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  1. ITV Report

Take a 3D tour of the International Space Station as row breaks out over 'deliberate' air leak

An air leak on the International Space Station has been repaired but Russia believes the hole was caused by 'an unsteady hand'. Credit: Nasa

This ITV News 3D graphic takes you on a tour of the International Space Shuttle, giving an insight into how the intricate parts on this technically and politically ambitious orbiting station fit together.

The revealing model comes as Russia's space chief said a small hole detected on a Russian Soyuz module docked on the ISS last week could have been drilled deliberately, either back on Earth or by astronauts in space.

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The ITV News 3D graphic takes you on a tour of the ISS, allowing you to click on the model to take you through the different sections, including the 'tranquillity mode' (9) which acts as a docking point for visiting vehicles.

This is likely to have been the area where the Russia space craft was docked during its stopover on the ISS.

Astronauts used tape to seal the leak after the hole caused a small loss of pressure that was not life-threatening.

Roscosmos chief Dmitry Rogozin was quoted by Russian news agencies as saying the hole was drilled by “an unsteady hand” but did not say if he suspected one of the astronauts.

Three Americans, two Russians and a German are currently aboard the station.

Russian Soyuz MS-09 crew craft, left, attached to the International Space Station Credit: AP/Nasa

The International Space Station is an incredible feat in many ways.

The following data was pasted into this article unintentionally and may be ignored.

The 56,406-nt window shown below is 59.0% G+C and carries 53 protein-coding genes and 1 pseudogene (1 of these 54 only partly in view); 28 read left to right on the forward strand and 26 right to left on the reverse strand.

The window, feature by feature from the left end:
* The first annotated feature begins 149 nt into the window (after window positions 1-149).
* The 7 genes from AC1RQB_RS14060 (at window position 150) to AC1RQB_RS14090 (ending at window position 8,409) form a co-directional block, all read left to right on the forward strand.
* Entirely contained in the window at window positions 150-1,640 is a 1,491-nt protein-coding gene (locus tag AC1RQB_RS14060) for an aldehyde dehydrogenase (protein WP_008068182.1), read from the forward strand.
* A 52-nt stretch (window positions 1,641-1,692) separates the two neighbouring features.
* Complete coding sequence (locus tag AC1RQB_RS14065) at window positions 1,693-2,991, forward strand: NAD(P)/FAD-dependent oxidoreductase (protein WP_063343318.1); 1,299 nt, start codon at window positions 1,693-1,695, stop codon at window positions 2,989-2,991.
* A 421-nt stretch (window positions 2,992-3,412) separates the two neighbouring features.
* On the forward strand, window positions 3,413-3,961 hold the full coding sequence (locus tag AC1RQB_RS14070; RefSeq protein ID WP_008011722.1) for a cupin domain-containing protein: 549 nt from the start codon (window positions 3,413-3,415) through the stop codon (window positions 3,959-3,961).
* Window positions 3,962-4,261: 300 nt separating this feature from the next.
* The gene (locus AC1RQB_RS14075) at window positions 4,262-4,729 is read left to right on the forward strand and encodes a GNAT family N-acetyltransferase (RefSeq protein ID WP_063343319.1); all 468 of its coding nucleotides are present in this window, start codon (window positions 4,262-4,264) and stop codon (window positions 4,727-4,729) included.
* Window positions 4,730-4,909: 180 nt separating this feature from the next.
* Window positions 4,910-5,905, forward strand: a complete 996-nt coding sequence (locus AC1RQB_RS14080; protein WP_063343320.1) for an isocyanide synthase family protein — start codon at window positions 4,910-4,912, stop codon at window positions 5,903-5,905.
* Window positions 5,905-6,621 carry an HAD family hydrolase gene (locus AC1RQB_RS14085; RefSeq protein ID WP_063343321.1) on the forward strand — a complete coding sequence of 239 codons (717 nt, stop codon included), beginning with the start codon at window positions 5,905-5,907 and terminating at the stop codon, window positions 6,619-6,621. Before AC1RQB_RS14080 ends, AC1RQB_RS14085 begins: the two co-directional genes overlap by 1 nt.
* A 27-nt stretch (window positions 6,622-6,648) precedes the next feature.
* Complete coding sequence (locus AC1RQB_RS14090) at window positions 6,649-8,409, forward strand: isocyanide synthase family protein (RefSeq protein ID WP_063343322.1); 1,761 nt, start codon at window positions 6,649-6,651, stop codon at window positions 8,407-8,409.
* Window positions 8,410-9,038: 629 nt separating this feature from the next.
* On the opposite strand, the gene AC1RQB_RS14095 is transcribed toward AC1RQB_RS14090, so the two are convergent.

In technological terms it is a giant leap for mankind. But politically it is perhaps even more ambitious, with five space agencies - United States, Europe, Japan, Russia and Canada encompassing 17 countries, involved in its construction and maintenance.

US astronaut Serena Aunon-Chancellor, centre, Russian cosmonaut Sergey Prokopyev and German astronaut Alexander Gerst. Credit: AP

While in previous decades space agencies competed with each other, the ISS was one of the first times countries worked together with a shared goal. Each space agency involved with the station contributed to its construction, with various different components being delivered over the years, starting in 1998.

The station acts as a hub for the international scientific research community and brings together crews from all over the world.

The way construction works is similar to the way Lego bricks connect to one another. A component is sent up to space from different countries and is 'mated' to the station when it reaches orbit.

Each component serves a different purpose and each space agency is responsible for managing and running the hardware it provides.

Take a look at the above graphic to see the function of each aspect of the International Space Station.